Our guest today is Marie Akizawa, the 6th generation rice merchant Yamadaya Honten in Tokyo, which was founded in 1905.
Rice is a quintessential food in Japanese culture since it started to be produced 3,000 years ago in the country. Japanese people enjoy plain rice like the best part of the meal. Also, Japanese chefs are crazy about their choice of rice. For instance, at a fancy kaiseki restaurant, the last savory course of the menu is often a bowl of shiny plain rice. You would be surprised how much deliciousness is packed in it!
However, rice consumption in Japan has been steadily declining since the 1960s due to the diversifying diet of the people. But Marie is convinced that the future of rice is bright and its potential is huge.
She is certified as a “rice meister” (rice expert) as well as a “kome shokumi kanteishi” (rice sommelier). She actively visits farms she works with and often participates in rice production.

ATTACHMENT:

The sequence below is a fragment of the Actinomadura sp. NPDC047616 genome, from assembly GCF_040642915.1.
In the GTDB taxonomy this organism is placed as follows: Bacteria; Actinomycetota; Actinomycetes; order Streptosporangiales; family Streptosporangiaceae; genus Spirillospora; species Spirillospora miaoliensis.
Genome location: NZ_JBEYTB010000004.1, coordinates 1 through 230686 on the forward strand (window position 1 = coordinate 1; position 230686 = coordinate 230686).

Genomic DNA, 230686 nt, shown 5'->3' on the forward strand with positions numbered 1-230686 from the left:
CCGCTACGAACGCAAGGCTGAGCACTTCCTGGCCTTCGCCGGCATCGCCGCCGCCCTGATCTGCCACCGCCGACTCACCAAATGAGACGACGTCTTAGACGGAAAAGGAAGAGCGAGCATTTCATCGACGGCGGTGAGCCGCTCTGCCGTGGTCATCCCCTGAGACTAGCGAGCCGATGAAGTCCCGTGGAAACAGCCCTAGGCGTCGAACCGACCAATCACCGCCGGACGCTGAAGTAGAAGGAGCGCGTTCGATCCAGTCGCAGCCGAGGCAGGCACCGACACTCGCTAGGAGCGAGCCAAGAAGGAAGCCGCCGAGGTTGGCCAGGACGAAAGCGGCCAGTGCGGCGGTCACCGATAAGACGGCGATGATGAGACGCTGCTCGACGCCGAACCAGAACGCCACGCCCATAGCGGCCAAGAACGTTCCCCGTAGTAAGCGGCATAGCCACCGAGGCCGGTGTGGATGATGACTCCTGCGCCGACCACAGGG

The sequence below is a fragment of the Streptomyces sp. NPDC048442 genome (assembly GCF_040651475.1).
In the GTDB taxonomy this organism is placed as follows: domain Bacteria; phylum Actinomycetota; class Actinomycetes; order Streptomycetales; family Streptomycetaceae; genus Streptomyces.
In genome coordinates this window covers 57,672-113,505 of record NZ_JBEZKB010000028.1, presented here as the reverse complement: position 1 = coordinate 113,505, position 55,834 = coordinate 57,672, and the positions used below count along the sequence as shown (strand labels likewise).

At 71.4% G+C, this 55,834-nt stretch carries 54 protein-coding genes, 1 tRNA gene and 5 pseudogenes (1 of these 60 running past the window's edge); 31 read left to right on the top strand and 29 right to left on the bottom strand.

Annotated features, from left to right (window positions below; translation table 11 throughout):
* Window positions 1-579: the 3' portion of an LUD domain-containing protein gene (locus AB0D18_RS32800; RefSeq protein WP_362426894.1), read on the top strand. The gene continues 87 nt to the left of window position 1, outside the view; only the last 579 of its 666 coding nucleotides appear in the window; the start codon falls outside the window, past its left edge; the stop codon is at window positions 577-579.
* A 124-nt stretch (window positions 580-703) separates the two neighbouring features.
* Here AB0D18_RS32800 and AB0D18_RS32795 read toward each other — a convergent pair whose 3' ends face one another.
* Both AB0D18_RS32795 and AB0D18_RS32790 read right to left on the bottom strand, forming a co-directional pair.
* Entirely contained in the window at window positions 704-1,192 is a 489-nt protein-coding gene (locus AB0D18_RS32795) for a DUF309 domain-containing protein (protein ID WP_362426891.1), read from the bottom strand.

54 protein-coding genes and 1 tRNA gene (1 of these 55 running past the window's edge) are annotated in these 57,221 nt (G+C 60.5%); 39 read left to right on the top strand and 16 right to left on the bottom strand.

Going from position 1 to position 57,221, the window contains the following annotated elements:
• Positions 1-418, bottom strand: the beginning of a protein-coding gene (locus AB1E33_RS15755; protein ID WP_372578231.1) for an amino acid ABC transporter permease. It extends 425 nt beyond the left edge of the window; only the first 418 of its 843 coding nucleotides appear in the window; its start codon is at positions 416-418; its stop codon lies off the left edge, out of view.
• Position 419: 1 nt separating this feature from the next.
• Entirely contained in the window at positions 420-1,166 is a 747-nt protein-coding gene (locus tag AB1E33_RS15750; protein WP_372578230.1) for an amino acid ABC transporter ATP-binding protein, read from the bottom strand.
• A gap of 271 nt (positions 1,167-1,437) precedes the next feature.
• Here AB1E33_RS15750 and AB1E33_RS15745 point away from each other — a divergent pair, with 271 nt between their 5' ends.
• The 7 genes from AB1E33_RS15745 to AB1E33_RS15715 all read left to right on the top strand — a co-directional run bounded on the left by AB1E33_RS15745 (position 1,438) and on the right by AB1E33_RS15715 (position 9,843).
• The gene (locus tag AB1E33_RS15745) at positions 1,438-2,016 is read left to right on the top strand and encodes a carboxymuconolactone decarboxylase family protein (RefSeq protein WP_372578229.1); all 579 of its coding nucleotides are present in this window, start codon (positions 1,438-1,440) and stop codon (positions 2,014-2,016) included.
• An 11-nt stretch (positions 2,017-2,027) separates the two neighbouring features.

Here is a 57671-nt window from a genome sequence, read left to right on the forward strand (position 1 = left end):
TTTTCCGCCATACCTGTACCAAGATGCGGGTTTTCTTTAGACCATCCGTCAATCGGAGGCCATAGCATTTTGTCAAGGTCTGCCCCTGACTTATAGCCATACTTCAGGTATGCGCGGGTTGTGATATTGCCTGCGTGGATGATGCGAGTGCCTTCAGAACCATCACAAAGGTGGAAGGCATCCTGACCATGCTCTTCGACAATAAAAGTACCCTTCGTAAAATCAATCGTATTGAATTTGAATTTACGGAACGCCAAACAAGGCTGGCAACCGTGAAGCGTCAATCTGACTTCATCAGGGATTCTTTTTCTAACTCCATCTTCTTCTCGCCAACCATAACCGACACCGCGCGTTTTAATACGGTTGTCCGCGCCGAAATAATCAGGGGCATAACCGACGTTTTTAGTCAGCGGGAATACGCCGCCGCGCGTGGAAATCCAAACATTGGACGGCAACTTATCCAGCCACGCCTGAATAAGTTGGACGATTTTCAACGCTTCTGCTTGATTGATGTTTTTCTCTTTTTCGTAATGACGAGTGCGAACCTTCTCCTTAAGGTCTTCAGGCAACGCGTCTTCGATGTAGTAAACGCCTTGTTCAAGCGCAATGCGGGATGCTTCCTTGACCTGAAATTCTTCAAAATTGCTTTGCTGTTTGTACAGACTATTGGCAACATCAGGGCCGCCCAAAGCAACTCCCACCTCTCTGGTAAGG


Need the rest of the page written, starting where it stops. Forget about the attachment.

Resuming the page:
In this episode, we will discuss how essential rice is in Japanese food culture and the people’s mindset, Marie’s innovative and successful strategies to make rice popular again, different flavors of rice depending on the varieties and milling rates, how to enjoy rice at home and much, much more!!!
- Here is how to cook rice at home by Marie Akizawa!
① Prepare 180g of rice and 200g of water, and a pot with smaller size.
② Put 180g of rice in a bowl and rinse it with water, then drain the water quickly as the rice will absorb first- round water quickly.
③ Add second-round water and stir it gently for about 30 seconds and drain water.
④ Repeat this procedure three times.
⑤ Drain the water completely and put the rice in the pot.
⑥ Add the clear water of 200g and soak the rice in the water for 30 minutes or 1 hour.
⑦ Cover the pot with a lid and heat it until it boils. Then leave it for 2 seconds.
⑧ Turn down the heat to medium low for next 3 minutes, then simmer it with low heat for 5 minutes.
⑨Then turn off the heat and let the cooked rice rest for 10 minutes.
⑩ Gently overturn the rice and briefly stir with a flat wooden spoon to let the steam escape.
Heritage Radio Network is a listener supported nonprofit podcast network. Support Japan Eats by becoming a member!
Japan Eats is Powered by Simplecast.